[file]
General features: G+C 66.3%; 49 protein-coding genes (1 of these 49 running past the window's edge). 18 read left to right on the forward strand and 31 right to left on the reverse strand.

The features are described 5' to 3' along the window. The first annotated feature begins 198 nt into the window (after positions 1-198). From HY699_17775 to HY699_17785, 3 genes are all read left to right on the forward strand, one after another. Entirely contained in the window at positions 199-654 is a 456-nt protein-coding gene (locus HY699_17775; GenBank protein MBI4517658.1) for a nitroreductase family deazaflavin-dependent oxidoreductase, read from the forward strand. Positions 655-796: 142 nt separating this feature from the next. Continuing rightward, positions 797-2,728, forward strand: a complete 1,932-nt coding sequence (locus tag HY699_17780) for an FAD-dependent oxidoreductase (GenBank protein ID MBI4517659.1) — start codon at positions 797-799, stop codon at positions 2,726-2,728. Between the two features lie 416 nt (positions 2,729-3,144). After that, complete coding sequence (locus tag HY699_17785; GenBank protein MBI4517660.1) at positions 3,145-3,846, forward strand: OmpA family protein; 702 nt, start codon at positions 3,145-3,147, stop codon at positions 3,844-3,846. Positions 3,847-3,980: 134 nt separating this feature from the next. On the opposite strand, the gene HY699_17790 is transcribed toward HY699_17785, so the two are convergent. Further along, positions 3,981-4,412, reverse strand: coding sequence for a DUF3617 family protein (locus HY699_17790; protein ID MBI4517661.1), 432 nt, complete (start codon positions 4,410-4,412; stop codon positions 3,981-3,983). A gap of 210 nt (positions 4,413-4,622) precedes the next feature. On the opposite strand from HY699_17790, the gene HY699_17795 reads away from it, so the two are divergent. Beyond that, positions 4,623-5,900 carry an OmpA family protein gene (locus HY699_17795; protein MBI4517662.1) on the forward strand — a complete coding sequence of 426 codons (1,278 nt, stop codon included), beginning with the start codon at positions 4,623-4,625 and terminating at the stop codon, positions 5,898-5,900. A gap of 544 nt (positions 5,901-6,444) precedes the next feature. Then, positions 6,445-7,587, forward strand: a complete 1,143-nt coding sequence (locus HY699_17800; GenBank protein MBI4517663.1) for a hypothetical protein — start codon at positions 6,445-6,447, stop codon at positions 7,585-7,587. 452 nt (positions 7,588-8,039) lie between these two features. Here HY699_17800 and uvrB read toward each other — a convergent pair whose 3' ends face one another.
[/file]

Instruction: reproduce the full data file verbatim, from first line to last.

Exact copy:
General features: G+C 66.3%; 49 protein-coding genes (1 of these 49 running past the window's edge). 18 read left to right on the forward strand and 31 right to left on the reverse strand.

The features are described 5' to 3' along the window. The first annotated feature begins 198 nt into the window (after positions 1-198). From HY699_17775 to HY699_17785, 3 genes are all read left to right on the forward strand, one after another. Entirely contained in the window at positions 199-654 is a 456-nt protein-coding gene (locus HY699_17775; GenBank protein MBI4517658.1) for a nitroreductase family deazaflavin-dependent oxidoreductase, read from the forward strand. Positions 655-796: 142 nt separating this feature from the next. Continuing rightward, positions 797-2,728, forward strand: a complete 1,932-nt coding sequence (locus tag HY699_17780) for an FAD-dependent oxidoreductase (GenBank protein ID MBI4517659.1) — start codon at positions 797-799, stop codon at positions 2,726-2,728. Between the two features lie 416 nt (positions 2,729-3,144). After that, complete coding sequence (locus tag HY699_17785; GenBank protein MBI4517660.1) at positions 3,145-3,846, forward strand: OmpA family protein; 702 nt, start codon at positions 3,145-3,147, stop codon at positions 3,844-3,846. Positions 3,847-3,980: 134 nt separating this feature from the next. On the opposite strand, the gene HY699_17790 is transcribed toward HY699_17785, so the two are convergent. Further along, positions 3,981-4,412, reverse strand: coding sequence for a DUF3617 family protein (locus HY699_17790; protein ID MBI4517661.1), 432 nt, complete (start codon positions 4,410-4,412; stop codon positions 3,981-3,983). A gap of 210 nt (positions 4,413-4,622) precedes the next feature. On the opposite strand from HY699_17790, the gene HY699_17795 reads away from it, so the two are divergent. Beyond that, positions 4,623-5,900 carry an OmpA family protein gene (locus HY699_17795; protein MBI4517662.1) on the forward strand — a complete coding sequence of 426 codons (1,278 nt, stop codon included), beginning with the start codon at positions 4,623-4,625 and terminating at the stop codon, positions 5,898-5,900. A gap of 544 nt (positions 5,901-6,444) precedes the next feature. Then, positions 6,445-7,587, forward strand: a complete 1,143-nt coding sequence (locus HY699_17800; GenBank protein MBI4517663.1) for a hypothetical protein — start codon at positions 6,445-6,447, stop codon at positions 7,585-7,587. 452 nt (positions 7,588-8,039) lie between these two features. Here HY699_17800 and uvrB read toward each other — a convergent pair whose 3' ends face one another.